Fujitsu has developed technology to measure a person's pulse in real time using a built-in camera

Fujitsu develops pulse monitor using imaging software

Fujitsu has developed technology to measure a person's pulse in real time using a built-in camera in a PC, smartphone or tablet.

The technology detects a person's pulse by measuring variations in the brightness of the face thought to be caused by the flow of blood.

It is based on the characteristic of haemoglobin in blood, which absorbs green light.

Fujitsu says it requires no special hardware and can measure pulse rate by pointing a camera at a person's face for as little as five seconds.

It also automatically chooses moments when the person's body and face are relatively still to minimise the effects of irrelevant data on measurements.

Fujitsu says the technology has a wide range of potential uses, including health monitoring and maintenance as well as security applications.

The technology is to be showcased at the 2013 General Conference of the Institute of Electronics, Information, and Communication Engineers in Gifu, Japan.

Fujitsu says it wants to create a way for people to track their health and store the resulting data in the cloud for analysis, helping them better understand their health and how it changes over time.

The aim is that by using smartphones, tablets or computers, users will be able to track their health, collect the resulting data, upload it to the cloud, and perform real-time analyses.

Pulse monitoring typically requires specialised equipment that must be worn and operated with some care.

Fujitsu decided to develop an automated way to measure pulse that minimises the inconvenience of hooking up and operating the equipment as well as sitting still while it works.

Based on the fact that haemoglobin in blood absorbs green light, Fujitsu Laboratories developed the technology that detects a person's pulse by measuring changes in the brightness of the person's face as blood flows through it.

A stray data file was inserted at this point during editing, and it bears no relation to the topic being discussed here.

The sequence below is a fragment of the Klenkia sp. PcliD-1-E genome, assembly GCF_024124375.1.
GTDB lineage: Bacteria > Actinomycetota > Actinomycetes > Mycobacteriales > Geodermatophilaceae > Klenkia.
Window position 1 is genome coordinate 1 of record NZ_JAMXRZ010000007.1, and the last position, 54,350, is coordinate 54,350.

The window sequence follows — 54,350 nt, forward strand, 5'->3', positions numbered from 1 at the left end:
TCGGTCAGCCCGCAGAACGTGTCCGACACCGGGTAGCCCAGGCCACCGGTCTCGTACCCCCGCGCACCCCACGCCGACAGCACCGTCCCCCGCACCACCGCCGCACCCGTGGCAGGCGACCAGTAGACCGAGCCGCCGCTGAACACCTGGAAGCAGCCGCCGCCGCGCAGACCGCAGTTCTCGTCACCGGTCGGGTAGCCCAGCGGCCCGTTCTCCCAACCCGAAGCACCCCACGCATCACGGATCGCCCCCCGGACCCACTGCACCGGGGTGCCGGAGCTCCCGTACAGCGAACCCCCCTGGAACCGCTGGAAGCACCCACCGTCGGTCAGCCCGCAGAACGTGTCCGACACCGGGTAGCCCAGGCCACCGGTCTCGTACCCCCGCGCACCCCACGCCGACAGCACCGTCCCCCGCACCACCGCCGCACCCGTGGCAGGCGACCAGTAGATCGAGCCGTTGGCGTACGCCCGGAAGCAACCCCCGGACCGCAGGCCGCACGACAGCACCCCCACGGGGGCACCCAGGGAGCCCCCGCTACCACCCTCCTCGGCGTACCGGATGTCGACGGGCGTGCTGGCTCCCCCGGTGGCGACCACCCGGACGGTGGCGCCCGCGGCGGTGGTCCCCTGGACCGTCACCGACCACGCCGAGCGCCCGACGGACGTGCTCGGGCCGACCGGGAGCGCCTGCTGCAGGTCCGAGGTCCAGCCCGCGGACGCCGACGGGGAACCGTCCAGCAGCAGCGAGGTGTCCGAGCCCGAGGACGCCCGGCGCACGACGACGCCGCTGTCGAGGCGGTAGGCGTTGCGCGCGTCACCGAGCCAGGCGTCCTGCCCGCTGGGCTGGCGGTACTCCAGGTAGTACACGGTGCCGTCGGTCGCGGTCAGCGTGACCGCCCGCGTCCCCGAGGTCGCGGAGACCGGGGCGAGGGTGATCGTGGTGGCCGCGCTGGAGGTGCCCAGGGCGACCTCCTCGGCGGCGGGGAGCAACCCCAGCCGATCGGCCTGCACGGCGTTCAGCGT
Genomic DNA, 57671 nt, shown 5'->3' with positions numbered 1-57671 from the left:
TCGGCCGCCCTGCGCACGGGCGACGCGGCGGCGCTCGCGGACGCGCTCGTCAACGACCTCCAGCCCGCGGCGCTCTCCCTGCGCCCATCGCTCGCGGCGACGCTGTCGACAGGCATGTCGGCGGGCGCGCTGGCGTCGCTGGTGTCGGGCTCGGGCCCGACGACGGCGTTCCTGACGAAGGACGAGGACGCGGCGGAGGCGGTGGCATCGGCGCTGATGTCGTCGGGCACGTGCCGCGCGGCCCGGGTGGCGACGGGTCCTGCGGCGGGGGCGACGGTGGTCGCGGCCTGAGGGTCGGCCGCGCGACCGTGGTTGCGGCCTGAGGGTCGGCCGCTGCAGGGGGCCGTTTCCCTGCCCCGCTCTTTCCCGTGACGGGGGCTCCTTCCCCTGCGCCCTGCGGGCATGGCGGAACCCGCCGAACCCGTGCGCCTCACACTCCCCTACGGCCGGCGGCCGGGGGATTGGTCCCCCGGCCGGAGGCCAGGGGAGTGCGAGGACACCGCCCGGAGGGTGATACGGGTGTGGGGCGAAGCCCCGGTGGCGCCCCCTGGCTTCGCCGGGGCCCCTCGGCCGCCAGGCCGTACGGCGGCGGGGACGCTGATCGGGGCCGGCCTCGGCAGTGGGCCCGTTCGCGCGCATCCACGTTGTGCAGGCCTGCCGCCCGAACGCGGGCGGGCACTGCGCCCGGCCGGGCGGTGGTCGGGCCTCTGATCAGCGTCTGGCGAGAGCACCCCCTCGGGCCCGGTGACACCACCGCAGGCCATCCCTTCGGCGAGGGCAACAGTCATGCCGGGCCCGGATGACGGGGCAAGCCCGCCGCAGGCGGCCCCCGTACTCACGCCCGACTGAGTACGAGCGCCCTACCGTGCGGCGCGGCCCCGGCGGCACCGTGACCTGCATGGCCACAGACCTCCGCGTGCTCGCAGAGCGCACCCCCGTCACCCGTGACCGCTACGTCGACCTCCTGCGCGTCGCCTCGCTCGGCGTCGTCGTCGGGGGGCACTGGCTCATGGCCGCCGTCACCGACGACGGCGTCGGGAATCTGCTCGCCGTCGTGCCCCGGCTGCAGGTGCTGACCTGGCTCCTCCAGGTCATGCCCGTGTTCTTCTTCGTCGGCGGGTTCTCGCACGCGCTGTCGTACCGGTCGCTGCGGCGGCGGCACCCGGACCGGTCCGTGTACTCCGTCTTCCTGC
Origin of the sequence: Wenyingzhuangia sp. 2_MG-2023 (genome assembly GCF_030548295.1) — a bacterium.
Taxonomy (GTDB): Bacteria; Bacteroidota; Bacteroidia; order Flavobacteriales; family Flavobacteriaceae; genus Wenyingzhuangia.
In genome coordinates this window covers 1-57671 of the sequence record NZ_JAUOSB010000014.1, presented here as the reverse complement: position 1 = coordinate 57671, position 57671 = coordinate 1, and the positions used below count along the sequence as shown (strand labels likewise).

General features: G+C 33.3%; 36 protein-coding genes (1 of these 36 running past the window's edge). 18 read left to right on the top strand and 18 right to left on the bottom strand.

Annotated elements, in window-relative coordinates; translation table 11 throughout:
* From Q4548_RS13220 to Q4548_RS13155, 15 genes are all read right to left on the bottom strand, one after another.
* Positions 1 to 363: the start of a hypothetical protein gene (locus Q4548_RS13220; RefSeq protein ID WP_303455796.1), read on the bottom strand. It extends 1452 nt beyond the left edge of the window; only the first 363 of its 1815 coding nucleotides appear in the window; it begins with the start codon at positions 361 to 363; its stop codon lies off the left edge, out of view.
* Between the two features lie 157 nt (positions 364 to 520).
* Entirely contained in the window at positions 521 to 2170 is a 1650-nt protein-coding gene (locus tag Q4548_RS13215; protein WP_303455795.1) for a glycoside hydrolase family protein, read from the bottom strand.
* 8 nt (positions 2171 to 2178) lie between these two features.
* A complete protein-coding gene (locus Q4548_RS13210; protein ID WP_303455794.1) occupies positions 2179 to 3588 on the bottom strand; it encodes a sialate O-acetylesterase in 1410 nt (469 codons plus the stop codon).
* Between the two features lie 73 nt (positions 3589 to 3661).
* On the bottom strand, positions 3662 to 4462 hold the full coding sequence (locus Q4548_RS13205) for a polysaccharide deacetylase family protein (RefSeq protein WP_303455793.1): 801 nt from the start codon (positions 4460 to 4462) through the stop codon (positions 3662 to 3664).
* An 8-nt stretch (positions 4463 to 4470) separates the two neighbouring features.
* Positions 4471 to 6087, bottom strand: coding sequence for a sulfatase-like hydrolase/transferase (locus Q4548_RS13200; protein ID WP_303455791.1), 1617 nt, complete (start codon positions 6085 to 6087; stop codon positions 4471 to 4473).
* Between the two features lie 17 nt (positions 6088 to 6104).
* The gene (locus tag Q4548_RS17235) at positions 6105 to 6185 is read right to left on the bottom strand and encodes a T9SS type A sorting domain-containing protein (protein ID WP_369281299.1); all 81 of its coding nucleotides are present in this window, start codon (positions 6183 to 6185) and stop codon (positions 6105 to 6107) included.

The technology starts to work by shooting video of a subject and calculating average values for the colour components (red/green/blue) in a certain area of the face for each frame.

Next it removes irrelevant signal data that is present in all three colour components and extracts the brightness waveform from the green component.

The pulse rate is then computed based on the peaks in that brightness waveform, measuring pulse in as little as five seconds.

The acquired pulse data that is adversely affected by movements of the face or body is automatically removed.

For example, moments when a person's head turns sideways while talking on the phone or standing up from a chair are automatically detected and removed.

This makes it possible to continually monitor pulse during the course of a day while minimising the impact of irrelevant data.

This technology relieves people from wearing or operating any specialised equipment or sitting still for long periods in order to have their pulse measured, and makes it possible to continually monitor pulse.

At home, a camera built into a TV can measure the pulse of people relaxing in front of it, or a mirror, for when people are getting ready in the morning.

Pulse detectors built into gates at event sites or control points at airports could be a possible security application by detecting people in ill health and people acting suspiciously.

Fujitsu wants to put this technology into practical use this year for a variety of application scenarios such as a security or health monitoring and maintenance solution, building it into smartphones, tablets, and PCs.

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